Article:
A story on infant formula in yesterday's Washington Post reported incorrectly that two children whose parents are suing the Food and Drug Administration are taking defective formula. They are not.

Consumer groups and parents sued the Food and Drug Administration yesterday, claiming that the FDA has gutted infant formula regulations because of pressure from industry.

The consumer groups cited an FDA memo unearthed by the House subcommittee on oversight and investigations in which an FDA attorney said the regulations have been so altered as to be "hardly recognizable" and that if a well-put-together court challenge of the regulations were made, "the [FDA] agency would probably lose."

Three consumer groups and the parents of two children who took defective infant formula claimed in a suit filed in U.S. District Court that the FDA's infant formula regulations, which went into effect in July, fail to carry out the mandate of a 1980 law.

In that law, Congress required that strict infant formula quality regulations be written to prevent accidents like those occurring in 1952, 1979, and 1980 when vitamin-deficient formula was sold. In two of the incidents hundreds of children may have suffered serious injuries, including convulsions and retarded neurological development, according to the consumer groups.

Dr. Sidney Wolfe, director of the Public Citizen Health Research Group, one of the plaintiff groups, said that "vague general guidelines" were substituted for specific regulations "so industry can call the shots."

An FDA spokesman yesterday acknowledged that the quality control regulations were extensively rewritten to accommodate industry complaints.

Robert Gelardi, a spokesman for the formula industry's trade association, the Infant Formula Council, said the regulations as they now stand "are real regulations" that do require rigorous testing of each batch of infant formula before it is sold, to be sure it contains all the required vitamins and minerals.

He said the old form of the regulations required unnecessarily elaborate procedures and would have forced manufacturers to throw away at least 4 percent of all infant formula because of "silly" and purely statistical requirements.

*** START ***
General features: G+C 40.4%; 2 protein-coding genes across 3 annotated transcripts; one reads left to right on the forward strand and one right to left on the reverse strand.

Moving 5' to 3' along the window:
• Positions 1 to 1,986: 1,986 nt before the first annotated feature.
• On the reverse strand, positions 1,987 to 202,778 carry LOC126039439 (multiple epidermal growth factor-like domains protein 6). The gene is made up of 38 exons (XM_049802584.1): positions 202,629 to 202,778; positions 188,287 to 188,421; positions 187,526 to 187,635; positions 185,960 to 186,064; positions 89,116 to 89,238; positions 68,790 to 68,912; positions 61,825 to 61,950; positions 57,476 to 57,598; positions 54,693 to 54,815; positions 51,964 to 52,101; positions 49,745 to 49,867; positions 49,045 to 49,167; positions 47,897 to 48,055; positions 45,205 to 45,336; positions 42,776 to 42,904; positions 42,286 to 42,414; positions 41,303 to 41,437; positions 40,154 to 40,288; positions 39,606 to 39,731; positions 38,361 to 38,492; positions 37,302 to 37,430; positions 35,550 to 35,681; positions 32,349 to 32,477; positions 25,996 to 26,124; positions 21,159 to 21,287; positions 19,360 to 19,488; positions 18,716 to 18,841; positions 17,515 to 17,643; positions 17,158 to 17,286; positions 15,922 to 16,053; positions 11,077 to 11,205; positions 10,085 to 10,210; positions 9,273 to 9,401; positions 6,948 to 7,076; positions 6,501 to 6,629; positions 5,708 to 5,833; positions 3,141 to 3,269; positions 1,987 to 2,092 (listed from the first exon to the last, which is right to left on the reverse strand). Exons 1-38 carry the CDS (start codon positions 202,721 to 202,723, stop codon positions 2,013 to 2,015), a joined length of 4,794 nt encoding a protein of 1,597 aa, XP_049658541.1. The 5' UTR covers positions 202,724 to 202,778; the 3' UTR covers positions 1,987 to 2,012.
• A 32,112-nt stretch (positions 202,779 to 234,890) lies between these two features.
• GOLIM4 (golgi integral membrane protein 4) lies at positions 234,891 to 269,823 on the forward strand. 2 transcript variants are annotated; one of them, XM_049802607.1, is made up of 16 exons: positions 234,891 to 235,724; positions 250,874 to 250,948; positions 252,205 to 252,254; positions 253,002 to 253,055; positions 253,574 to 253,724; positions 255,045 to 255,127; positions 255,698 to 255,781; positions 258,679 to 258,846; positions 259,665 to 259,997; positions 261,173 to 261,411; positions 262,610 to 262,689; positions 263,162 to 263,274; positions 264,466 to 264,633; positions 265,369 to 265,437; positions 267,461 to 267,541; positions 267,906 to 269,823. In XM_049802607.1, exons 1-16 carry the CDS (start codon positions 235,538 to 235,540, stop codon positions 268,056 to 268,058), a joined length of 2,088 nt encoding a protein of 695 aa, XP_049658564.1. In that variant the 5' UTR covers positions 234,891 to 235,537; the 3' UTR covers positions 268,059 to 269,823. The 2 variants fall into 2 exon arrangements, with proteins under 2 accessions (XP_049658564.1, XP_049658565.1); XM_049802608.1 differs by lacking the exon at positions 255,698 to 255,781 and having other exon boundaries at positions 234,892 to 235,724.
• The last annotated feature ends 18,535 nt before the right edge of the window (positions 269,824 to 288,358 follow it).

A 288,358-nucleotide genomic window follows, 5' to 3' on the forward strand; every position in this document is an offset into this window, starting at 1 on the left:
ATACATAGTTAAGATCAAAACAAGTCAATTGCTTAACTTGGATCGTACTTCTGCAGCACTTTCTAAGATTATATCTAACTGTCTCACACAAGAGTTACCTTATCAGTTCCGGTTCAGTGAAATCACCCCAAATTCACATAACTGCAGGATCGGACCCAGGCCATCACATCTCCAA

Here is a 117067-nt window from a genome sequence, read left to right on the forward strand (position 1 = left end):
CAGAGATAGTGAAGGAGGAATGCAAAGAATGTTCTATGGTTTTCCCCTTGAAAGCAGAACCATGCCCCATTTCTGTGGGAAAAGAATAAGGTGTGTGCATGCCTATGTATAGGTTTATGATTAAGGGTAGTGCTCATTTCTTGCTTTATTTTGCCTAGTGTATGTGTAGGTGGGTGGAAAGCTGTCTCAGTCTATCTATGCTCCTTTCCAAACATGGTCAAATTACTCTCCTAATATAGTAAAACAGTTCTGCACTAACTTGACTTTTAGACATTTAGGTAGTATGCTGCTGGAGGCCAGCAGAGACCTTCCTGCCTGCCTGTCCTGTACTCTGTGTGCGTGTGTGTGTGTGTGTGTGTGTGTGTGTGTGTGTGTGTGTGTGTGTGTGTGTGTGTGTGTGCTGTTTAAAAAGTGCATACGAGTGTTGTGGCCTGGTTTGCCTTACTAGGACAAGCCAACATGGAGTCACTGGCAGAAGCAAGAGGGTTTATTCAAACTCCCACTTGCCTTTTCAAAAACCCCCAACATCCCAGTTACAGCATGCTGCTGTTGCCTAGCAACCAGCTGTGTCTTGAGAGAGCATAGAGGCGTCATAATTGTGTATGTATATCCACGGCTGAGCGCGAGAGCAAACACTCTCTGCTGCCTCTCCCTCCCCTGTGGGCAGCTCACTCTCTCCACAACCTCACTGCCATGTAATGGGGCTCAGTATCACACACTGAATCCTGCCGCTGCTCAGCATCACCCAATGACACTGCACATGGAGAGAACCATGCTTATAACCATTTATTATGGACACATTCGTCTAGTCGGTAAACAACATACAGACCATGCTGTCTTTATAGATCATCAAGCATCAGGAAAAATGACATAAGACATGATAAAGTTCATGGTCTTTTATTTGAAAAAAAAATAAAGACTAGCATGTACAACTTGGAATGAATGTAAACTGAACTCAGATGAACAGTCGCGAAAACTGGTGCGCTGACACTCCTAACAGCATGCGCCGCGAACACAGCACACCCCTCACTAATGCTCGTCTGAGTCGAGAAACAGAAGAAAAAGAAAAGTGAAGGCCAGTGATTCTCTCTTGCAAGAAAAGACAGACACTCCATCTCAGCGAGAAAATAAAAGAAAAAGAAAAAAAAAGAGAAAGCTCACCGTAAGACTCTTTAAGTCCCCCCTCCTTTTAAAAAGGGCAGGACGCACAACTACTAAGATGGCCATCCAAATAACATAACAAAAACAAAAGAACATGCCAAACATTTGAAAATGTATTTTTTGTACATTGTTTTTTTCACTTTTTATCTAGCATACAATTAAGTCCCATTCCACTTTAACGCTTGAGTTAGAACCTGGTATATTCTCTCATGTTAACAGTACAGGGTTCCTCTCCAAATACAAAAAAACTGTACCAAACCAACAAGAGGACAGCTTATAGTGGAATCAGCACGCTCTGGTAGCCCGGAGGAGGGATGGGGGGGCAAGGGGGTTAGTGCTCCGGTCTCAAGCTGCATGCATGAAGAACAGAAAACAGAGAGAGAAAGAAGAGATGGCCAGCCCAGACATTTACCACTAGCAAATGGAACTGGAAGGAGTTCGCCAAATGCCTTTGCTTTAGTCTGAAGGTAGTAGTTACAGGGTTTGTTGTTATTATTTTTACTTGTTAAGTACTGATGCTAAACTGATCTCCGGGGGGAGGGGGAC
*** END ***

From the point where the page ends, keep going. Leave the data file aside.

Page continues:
The memo displayed by the consumer groups today said:

* The proposed regulation "basically reflects the modifications proposed by the industry." Later, FDA attorney Jeff Gibbs adds that the redrafted regulation "incorporates most changes desired by the industry . . . . It seems very unlikely that any industry group will complain about the current draft . . . ."

* "Substituting general standards for specific rules has so altered the proposed regulation that the two drafts cannot be meaningfully compared section by section."

An FDA spokesman confirmed the existence of the memo, and said the regulation was changed in favor of industry because "basically the Bureau of Foods wrote the original regulation without an intimate knowledge of that particular industry. So the regulations were changed drastically from the original."

Three examples of things no longer required by the regulations, the court papers said, are specific details about what records must be kept, testing for nutrients added in "premixes" bought from a supplier, and testing for nutrients during manufacture in addition to the still-required sampling of batches after manufacture.

In addition to the Nader group, the suit was filed by Formula, a parents' group, the Consumer Federation of America, and the parents of 11-month-old Brendan Finucane of Silver Spring, and 2-month-old Olivia Klose of Washington, both of whom have been on infant formula.